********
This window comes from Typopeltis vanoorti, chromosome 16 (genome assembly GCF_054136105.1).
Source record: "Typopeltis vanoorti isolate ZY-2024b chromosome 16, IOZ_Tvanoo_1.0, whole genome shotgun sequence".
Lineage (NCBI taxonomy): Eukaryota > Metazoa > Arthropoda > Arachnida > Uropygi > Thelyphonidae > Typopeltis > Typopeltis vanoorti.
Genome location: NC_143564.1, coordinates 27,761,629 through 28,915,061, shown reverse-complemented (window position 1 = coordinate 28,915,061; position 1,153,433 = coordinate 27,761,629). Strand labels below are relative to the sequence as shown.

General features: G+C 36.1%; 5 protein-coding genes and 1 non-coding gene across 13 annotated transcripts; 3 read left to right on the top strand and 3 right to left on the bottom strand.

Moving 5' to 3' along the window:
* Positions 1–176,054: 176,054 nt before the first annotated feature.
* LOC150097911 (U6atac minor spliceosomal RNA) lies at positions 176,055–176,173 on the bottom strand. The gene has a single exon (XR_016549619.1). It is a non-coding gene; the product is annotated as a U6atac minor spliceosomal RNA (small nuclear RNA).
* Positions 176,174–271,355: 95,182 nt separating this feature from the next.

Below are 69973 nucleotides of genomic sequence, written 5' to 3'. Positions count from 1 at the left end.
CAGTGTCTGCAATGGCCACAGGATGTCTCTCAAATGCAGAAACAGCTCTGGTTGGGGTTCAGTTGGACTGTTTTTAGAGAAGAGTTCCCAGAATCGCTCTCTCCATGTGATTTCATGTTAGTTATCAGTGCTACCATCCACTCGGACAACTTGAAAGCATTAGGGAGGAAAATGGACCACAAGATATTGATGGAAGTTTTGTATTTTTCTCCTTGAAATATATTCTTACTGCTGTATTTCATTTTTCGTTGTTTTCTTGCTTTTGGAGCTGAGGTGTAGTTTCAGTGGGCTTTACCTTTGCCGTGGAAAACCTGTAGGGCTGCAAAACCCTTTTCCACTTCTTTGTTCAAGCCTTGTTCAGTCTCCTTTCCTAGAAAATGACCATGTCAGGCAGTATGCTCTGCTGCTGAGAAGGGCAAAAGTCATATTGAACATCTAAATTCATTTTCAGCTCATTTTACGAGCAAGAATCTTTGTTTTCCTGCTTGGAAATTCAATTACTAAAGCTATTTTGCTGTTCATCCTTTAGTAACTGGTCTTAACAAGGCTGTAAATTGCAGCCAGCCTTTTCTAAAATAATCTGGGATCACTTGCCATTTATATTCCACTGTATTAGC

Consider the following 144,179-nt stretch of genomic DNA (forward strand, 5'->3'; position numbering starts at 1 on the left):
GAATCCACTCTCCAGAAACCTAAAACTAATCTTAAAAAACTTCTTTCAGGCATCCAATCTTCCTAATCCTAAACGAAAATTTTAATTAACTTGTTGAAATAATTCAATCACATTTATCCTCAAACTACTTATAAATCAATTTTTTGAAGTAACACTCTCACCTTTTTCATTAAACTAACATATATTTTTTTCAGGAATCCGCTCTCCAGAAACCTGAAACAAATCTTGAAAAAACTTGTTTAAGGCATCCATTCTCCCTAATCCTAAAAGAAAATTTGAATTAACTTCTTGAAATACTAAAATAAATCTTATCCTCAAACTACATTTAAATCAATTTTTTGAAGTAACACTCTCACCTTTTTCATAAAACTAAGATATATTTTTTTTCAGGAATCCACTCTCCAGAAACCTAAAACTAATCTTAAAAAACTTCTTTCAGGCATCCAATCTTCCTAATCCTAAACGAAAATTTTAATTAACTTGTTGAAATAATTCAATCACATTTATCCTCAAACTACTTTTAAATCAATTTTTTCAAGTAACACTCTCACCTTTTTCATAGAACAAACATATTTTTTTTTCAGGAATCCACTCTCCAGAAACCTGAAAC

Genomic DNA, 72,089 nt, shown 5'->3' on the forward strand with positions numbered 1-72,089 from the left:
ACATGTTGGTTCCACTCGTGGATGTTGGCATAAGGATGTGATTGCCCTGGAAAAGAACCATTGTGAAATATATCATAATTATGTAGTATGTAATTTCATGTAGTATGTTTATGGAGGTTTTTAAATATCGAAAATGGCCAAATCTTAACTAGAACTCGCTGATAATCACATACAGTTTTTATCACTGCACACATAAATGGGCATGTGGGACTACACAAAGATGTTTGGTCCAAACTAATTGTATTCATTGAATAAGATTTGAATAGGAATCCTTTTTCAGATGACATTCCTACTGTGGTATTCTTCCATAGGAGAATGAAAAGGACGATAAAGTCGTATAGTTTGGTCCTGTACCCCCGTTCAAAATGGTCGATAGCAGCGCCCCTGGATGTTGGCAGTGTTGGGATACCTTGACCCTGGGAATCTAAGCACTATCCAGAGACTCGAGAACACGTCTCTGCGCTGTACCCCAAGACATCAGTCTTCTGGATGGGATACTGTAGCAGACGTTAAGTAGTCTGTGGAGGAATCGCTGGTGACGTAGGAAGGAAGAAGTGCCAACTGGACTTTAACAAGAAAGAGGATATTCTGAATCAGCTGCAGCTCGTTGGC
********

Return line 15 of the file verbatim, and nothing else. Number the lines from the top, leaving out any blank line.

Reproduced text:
ACATGTTGGTTCCACTCGTGGATGTTGGCATAAGGATGTGATTGCCCTGGAAAAGAACCATTGTGAAATATATCATAATTATGTAGTATGTAATTTCATGTAGTATGTTTATGGAGGTTTTTAAATATCGAAAATGGCCAAATCTTAACTAGAACTCGCTGATAATCACATACAGTTTTTATCACTGCACACATAAATGGGCATGTGGGACTACACAAAGATGTTTGGTCCAAACTAATTGTATTCATTGAATAAGATTTGAATAGGAATCCTTTTTCAGATGACATTCCTACTGTGGTATTCTTCCATAGGAGAATGAAAAGGACGATAAAGTCGTATAGTTTGGTCCTGTACCCCCGTTCAAAATGGTCGATAGCAGCGCCCCTGGATGTTGGCAGTGTTGGGATACCTTGACCCTGGGAATCTAAGCACTATCCAGAGACTCGAGAACACGTCTCTGCGCTGTACCCCAAGACATCAGTCTTCTGGATGGGATACTGTAGCAGACGTTAAGTAGTCTGTGGAGGAATCGCTGGTGACGTAGGAAGGAAGAAGTGCCAACTGGACTTTAACAAGAAAGAGGATATTCTGAATCAGCTGCAGCTCGTTGGC